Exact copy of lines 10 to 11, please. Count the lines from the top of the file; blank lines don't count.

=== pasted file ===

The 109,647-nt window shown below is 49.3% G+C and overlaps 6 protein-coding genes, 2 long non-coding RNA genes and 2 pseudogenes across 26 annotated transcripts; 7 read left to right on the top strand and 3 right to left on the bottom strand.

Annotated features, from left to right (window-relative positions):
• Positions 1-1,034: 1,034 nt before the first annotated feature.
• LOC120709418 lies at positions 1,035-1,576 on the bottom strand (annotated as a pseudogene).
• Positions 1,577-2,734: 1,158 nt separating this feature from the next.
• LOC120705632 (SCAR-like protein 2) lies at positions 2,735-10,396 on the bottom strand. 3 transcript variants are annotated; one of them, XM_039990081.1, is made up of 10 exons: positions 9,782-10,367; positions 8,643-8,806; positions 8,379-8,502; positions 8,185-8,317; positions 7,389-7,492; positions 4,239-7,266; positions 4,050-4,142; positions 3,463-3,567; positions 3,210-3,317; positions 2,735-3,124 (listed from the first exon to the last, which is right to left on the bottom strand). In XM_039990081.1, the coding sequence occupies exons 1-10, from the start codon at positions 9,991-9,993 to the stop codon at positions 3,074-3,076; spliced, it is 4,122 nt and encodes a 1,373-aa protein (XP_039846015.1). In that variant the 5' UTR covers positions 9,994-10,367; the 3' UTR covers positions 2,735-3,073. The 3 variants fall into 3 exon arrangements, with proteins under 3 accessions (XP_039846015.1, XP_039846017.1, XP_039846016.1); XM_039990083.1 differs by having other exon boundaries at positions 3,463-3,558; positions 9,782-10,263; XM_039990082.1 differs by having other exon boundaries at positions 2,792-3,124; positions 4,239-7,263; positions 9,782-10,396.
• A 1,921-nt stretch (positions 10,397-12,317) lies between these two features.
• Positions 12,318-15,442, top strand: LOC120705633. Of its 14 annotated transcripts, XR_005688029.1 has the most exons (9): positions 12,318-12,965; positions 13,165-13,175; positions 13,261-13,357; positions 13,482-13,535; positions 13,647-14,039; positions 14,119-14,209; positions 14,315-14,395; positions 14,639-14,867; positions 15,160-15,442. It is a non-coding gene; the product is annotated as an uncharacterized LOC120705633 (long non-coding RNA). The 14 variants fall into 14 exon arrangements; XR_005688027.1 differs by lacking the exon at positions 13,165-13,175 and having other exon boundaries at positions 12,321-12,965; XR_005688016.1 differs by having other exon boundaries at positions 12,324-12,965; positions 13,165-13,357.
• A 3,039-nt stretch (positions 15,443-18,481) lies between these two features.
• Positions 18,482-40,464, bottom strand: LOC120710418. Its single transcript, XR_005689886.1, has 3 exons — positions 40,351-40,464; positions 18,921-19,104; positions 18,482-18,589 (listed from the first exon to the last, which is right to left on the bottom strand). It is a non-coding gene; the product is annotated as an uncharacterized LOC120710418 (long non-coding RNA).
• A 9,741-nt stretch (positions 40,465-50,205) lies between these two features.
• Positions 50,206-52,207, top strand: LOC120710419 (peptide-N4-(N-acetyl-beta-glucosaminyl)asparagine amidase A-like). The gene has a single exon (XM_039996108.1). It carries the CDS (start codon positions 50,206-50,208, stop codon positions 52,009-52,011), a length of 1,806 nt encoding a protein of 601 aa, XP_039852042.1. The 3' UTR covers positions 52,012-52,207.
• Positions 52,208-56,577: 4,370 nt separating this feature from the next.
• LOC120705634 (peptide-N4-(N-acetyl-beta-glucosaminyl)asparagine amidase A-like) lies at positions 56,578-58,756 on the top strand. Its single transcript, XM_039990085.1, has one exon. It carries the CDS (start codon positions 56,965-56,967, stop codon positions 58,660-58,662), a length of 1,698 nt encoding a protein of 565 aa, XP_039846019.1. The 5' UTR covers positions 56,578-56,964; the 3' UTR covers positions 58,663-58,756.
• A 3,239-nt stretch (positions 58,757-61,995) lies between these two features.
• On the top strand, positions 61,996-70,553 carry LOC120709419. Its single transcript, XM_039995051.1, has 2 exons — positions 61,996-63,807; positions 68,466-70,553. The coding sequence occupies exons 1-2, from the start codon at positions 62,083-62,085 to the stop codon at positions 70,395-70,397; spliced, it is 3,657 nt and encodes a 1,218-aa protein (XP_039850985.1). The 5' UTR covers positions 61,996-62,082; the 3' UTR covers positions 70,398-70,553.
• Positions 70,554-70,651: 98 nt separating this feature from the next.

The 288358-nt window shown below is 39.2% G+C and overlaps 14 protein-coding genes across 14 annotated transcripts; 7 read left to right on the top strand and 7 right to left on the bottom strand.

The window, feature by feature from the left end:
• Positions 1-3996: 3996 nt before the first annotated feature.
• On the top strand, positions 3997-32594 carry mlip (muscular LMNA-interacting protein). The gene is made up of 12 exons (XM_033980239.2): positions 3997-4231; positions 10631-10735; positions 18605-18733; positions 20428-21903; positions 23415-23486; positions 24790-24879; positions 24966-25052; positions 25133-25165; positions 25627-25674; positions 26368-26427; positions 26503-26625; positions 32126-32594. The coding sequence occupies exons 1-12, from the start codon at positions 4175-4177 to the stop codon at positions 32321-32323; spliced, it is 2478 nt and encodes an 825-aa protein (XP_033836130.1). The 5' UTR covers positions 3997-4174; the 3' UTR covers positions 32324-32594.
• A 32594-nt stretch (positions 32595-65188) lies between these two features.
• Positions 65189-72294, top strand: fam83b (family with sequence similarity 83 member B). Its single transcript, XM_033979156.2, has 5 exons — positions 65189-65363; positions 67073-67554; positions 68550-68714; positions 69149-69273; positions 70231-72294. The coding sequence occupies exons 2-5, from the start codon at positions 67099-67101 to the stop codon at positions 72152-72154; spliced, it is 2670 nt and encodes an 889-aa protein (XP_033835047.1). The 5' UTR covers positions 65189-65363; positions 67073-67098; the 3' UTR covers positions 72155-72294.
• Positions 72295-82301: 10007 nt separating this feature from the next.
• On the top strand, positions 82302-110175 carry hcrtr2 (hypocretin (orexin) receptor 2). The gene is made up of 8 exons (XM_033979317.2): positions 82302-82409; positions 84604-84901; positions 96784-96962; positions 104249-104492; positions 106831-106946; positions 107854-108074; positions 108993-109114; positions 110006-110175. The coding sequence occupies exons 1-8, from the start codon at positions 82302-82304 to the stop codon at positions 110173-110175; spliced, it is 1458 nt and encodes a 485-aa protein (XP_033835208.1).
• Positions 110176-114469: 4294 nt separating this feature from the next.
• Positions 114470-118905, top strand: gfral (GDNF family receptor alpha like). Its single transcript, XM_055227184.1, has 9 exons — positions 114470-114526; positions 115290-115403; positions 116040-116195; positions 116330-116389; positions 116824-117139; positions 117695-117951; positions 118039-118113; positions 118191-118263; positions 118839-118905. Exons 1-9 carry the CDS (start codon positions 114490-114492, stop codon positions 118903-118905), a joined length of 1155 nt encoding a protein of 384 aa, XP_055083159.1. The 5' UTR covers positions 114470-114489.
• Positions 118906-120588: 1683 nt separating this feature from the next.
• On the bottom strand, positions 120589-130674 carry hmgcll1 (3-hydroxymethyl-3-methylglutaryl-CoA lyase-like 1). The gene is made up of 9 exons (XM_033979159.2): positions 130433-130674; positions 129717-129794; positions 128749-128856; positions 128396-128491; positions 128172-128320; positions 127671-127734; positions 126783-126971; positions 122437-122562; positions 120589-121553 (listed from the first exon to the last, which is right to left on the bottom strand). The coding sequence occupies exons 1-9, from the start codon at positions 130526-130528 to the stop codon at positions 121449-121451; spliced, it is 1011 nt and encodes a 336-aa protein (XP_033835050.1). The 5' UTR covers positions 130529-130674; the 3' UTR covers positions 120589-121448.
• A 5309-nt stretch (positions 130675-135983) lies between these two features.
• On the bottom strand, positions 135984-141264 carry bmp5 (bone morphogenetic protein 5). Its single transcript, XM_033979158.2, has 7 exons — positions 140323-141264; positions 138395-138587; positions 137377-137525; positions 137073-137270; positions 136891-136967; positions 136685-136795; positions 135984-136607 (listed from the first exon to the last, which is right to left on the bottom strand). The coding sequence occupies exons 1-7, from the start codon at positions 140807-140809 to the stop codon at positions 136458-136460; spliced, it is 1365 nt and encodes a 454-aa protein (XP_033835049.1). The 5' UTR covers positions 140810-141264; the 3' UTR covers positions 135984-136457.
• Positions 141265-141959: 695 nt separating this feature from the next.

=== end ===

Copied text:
• Positions 18,482-40,464, bottom strand: LOC120710418. Its single transcript, XR_005689886.1, has 3 exons — positions 40,351-40,464; positions 18,921-19,104; positions 18,482-18,589 (listed from the first exon to the last, which is right to left on the bottom strand). It is a non-coding gene; the product is annotated as an uncharacterized LOC120710418 (long non-coding RNA).
• A 9,741-nt stretch (positions 40,465-50,205) lies between these two features.